The readings and questions for the seminars will appear here each week.

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Undergraduate Seminar 4

The reading for this week is Jones, Peter. 2015. Sartre’s concept of freedom(s)Sartre Studies International 21 (2): 86-96.

Here are some questions to help focus your reading.

  1. What’s the contradictory muddle about freedom that we find in Being and Nothingness?
  2. What are the two different types of freedom that Detmer identifies, and which he takes to solve the apparent muddle?
  3. What’s meant by Sartre’s claim that consciousness is not what it is and is what it’s not?
  4. Why does being enslaved not impinge on freedom for Sartre (at least according to Jones)?
  5. What is meant by the slogan that freedom is absolute but not omnipotent?
  6. How does the situation, which gives resistance to freedom, help to make freedom possible?
  7. What does it mean to say that choosing is not separate from doing?
  8. “Never were we freer than under German occupation.” What does Sartre mean here?

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Professor Lewis Gordon on Fanon in Times of Covid

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Undergraduate Seminar 3

The reading for this week is chapter 5 of Katherine Morris’ book Starting With Merleau-Ponty.

  1. Explain the difference between the problems of other minds.
  2. Why is ‘the existence of other people a difficulty and an outrage for objective thought’?
  3. Explain Sartre’s distinction between the Other-as-object and Other-as-subject.
  4. Explain Sartre’s case study of shame and what he thinks this shows us about our knowledge of others.
  5. Which bits of Sartre’s account does Merleau-Ponty reject?
  6. What is the interworld?
  7. What is bodily reciprocity?

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Undergraduate Seminar 2

The reading for this week is this extract from ‘Thought in action’.

  1. What is absorbed coping?
  2. Why must there be more to human action than this?
  3. What is the power to reckon with the possible?
  4. What is it to reckon with the actual?
  5. What can the agent who possesses this capacity do?
  6. Why can’t Schneider recognise Goldstein’s house unless he is going there?
  7. What does it mean to give bodily significance to a conceptual representation?
  8. How do thoughts bring about action, according to Merleau-Ponty?
  9. Can you give an example?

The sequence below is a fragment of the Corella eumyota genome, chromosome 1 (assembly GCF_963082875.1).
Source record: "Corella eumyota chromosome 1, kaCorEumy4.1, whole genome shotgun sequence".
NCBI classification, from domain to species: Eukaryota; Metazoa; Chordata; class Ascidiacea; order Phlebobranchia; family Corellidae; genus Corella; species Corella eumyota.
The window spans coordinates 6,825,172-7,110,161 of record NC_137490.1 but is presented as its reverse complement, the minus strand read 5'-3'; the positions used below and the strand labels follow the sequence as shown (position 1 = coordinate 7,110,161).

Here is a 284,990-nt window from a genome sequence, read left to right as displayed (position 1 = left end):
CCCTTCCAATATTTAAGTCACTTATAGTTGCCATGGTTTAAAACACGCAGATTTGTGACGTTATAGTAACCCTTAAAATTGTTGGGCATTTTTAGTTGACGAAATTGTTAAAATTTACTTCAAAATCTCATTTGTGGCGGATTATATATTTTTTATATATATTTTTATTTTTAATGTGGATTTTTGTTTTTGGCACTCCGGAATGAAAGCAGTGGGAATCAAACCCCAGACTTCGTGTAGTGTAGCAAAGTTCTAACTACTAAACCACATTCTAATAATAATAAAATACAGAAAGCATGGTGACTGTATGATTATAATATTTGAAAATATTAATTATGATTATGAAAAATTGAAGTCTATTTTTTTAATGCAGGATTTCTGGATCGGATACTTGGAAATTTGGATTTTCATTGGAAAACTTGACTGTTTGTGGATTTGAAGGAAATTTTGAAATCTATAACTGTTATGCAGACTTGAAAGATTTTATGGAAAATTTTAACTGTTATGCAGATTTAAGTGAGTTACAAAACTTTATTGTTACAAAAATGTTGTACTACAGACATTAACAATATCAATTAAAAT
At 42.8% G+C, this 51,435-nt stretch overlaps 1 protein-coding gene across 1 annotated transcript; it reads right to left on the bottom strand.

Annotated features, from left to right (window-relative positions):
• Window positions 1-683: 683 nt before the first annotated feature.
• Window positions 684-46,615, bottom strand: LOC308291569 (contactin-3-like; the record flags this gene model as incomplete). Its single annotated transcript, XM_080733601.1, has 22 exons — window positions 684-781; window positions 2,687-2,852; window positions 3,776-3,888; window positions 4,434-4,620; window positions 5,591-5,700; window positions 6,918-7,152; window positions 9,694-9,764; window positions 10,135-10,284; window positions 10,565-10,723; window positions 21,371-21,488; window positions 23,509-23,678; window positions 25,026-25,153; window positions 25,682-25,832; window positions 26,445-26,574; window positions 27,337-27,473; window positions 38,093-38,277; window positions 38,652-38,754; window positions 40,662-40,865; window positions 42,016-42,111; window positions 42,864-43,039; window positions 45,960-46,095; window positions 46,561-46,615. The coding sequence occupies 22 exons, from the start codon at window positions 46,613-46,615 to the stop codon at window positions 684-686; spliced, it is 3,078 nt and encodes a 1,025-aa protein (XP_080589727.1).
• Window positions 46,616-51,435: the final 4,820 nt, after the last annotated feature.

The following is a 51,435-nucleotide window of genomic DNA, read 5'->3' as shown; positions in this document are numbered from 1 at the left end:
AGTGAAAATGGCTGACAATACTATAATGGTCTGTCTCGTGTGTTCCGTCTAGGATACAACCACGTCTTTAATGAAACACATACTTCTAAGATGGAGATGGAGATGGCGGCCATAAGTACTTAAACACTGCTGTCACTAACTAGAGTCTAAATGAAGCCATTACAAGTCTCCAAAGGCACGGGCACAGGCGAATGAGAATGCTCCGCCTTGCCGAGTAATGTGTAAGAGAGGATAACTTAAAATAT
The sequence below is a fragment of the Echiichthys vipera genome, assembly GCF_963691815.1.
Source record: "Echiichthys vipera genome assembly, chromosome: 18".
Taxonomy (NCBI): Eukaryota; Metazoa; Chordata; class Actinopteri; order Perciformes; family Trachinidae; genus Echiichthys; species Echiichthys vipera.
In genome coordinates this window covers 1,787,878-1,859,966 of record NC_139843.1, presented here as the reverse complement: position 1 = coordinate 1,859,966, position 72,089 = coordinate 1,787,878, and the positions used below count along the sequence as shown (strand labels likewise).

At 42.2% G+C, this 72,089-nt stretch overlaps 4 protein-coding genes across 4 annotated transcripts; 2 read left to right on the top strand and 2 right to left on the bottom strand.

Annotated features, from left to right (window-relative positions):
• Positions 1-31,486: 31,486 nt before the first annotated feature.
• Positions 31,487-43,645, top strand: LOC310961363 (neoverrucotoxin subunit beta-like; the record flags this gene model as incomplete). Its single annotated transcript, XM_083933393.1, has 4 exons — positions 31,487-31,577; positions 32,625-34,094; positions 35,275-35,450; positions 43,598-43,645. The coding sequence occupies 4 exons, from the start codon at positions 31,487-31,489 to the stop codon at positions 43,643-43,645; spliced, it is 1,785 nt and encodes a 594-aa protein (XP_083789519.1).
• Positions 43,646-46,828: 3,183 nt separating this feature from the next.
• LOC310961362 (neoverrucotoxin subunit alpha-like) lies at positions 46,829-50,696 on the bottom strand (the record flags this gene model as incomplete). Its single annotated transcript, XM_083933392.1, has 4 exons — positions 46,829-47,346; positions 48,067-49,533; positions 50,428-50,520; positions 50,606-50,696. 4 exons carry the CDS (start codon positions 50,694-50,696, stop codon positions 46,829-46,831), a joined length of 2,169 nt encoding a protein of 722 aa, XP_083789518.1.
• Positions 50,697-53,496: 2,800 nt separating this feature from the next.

10. Is this an attractive picture of action?

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UG Seminar 1

We’ve so far done quite a lot of scene-setting and only just started to look at Merleau-Ponty’s account of action. For the first seminar, I want to spend time checking that people have grasped the main ideas from Husserlian philosophy, and then think in a bit more detail about the account of action that Merleau-Ponty is starting to develop.

First, please review lectures notes so far, identify the key concepts, and anything you didn’t understand/want to go over again. Here are some questions to help with that task:

  1. What is the Transcendental-Phenomenological Reduction?
  2. What is the natural attitude?
  3. What is transcendental subjectivity?
  4. What is Husserl’s view of science?
  5. Why does the body cause problems for the early Husserl?
  6. What is the Lebenswelt?
  7. What is the Crisis?
  8. How do we solve it by using the idea of the Lebenswelt?
  9. What does Merleau-Ponty mean by Objective Thought?

Second, read this short extract and think about the following questions:

  1. What, according to the traditional account, are actions?
  2. What are ‘solicitations’? And ‘affordances’?
  3. How are solicitations involved in action, according to Merleau-Ponty?
  4. How does his account differ from the traditional account?
  5. How does Merleau-Ponty use the case of Schneider to support his claims?
  6. Do you think this is an attractive picture of action? Why or why not?

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Frantz Fanon’s Daughter to Michigan Prisons: Take ‘Black Skin, White Masks’ Off the Banned Book List

The Michigan state prison system has banned Frantz Fanon’s seminal race theory book “Black Skin, White Masks” from its libraries. Here’s how legal experts and his daughter, Mireille Fanon-Mendès, are fighting to get the classic back into prisoners’ hands.

“Prison systems have long banned books that seek to inspire and intellectually liberate Black people,” says Justin Hansford, executive director of the Thurgood Marshall Civil Rights Center at Howard University School of Law. “It is part of the deeply entrenched, systemic injustice that exists in our criminal justice system.” In late June, Hansford, along with the Michigan ACLU and Fanon’s daughter, Mireille Fanon-Mendès France, sent a letter to the MDOC demanding that the book be removed from the banned list or face legal action.

Read more here.

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